Collide To Win

Collisions spark creativity, the collision of ideas and perspectives fosters the emergence of unconventional collaboration and new solutions to tough problems. Team members must learn to collide to work differently and explore unconventional ways of collaboration. This article contains a simple explanation on how to introduce collision inside your team.

Collision – Cohesion Balance.

With cohesion, team members feel safe to ask for help to their colleagues. However, if you have too much of it you incur in the risk of killing the tension, the debate, your team may end in a fake consensus paralysis, losing the chance to create new ideas or study new points of view.

Collision will allow your team to value perspective-taking decisions, study new solutions or working areas. Nevertheless, an excess of it may lead to power dynamics between some members, misaligned decisions or ever people lost due to confidence problems.

The key point consist on obtaining a balance that allows you to introduce some collisions in your team to solve a cohesion overload without breaking it.

Foundational Principles.

  1. An ultimate mission: to have a common direction that brings guidance to the collision is crucial to obtain success.
  2. Sense/quality of belonging: each member of your team must grant each colleague with positive and unconditional regard, even when he disagrees with the others’ opinion.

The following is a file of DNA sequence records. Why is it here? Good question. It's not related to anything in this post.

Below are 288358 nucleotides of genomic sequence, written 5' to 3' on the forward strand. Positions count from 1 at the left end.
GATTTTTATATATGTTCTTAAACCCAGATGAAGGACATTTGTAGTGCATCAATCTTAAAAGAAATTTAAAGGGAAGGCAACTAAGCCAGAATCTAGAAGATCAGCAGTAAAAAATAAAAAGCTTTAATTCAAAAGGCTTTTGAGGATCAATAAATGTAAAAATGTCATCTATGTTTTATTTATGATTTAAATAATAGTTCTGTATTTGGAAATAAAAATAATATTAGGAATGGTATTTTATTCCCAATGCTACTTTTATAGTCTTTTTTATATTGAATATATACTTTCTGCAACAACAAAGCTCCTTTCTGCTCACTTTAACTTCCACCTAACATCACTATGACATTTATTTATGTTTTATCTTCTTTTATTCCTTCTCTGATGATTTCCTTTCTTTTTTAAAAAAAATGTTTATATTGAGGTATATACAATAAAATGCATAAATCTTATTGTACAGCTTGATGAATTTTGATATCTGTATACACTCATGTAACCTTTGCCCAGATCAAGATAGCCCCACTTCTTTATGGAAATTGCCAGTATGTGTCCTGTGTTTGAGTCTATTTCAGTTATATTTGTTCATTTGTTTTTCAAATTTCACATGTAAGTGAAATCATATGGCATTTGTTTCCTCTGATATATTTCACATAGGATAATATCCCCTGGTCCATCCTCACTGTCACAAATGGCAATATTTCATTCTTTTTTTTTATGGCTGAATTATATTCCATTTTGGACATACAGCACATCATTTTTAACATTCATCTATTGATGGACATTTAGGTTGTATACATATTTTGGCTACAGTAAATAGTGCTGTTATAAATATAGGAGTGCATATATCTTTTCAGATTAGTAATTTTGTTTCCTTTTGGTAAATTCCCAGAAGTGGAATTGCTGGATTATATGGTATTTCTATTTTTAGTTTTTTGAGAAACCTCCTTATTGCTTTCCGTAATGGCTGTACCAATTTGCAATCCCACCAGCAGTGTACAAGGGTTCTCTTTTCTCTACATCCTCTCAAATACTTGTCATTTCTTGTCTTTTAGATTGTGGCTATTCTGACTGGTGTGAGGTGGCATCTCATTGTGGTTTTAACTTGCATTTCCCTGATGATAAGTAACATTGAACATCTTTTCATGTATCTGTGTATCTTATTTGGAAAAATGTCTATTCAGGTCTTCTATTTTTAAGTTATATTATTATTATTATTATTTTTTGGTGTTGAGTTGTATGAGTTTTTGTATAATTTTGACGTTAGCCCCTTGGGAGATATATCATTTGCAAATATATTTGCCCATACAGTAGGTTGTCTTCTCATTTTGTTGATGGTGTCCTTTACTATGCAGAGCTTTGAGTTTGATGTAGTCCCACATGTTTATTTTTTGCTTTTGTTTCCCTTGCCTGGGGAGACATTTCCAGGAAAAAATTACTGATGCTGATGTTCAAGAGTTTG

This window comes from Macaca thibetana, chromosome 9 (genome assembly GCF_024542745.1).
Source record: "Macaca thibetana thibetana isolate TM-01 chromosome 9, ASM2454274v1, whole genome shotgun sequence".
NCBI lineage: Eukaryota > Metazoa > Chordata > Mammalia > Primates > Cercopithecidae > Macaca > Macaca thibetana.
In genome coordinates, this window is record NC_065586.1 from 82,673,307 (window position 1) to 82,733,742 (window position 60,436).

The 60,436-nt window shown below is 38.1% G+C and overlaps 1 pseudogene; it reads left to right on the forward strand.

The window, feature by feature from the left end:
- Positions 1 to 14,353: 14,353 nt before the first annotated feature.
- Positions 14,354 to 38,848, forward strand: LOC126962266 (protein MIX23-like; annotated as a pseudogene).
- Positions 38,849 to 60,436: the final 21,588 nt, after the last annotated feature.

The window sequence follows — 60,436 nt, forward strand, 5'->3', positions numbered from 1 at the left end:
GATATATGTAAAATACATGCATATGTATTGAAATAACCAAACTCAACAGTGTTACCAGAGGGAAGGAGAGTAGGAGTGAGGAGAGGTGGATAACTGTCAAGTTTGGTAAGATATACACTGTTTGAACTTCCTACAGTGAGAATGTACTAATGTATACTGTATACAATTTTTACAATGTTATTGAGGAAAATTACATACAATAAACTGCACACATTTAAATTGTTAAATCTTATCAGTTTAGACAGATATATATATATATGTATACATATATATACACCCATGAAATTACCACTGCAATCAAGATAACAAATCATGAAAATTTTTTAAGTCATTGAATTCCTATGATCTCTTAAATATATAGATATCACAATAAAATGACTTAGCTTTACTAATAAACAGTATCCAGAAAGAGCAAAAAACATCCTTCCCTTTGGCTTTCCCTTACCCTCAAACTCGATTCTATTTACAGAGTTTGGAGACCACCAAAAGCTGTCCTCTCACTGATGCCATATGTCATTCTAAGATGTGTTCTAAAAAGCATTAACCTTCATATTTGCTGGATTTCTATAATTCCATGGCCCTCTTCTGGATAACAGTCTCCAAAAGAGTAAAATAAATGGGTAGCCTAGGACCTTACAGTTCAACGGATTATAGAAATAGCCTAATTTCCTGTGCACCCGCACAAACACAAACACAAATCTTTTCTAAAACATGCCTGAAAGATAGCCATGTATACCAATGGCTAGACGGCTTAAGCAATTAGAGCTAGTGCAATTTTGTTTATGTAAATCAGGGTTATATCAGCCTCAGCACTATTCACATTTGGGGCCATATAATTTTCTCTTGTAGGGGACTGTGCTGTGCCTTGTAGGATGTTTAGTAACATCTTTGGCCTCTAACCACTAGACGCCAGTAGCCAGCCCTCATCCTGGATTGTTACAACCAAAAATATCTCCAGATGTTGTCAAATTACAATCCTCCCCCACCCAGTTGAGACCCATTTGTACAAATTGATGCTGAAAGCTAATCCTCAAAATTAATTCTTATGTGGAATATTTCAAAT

3. Self-awareness and radical accountability: each member of your team must be aware of his or her trigger points, biases and conditioned tendencies, as well as understand subtle cues. In this way, he can self-regulate in action.
  1. Spaciousness: it is very important to provide your team space to observe, reflect, learn and think. You have to create pause moments, time outs and grounding practices.
  2. Diversity: maximizing diversity is critical for creativity, this is not about gender or culture, but to have a team with diverse points of view and thinking paths to foster perspective-taking on the issue being discussed.

References: Lavoie, J., & Arias, M. (2018, October 08). Collide with your team for the best results. Retrieved November 20, 2020, from

Cohesion, Collide, Collision/Cohesion, Team, Team collaboration

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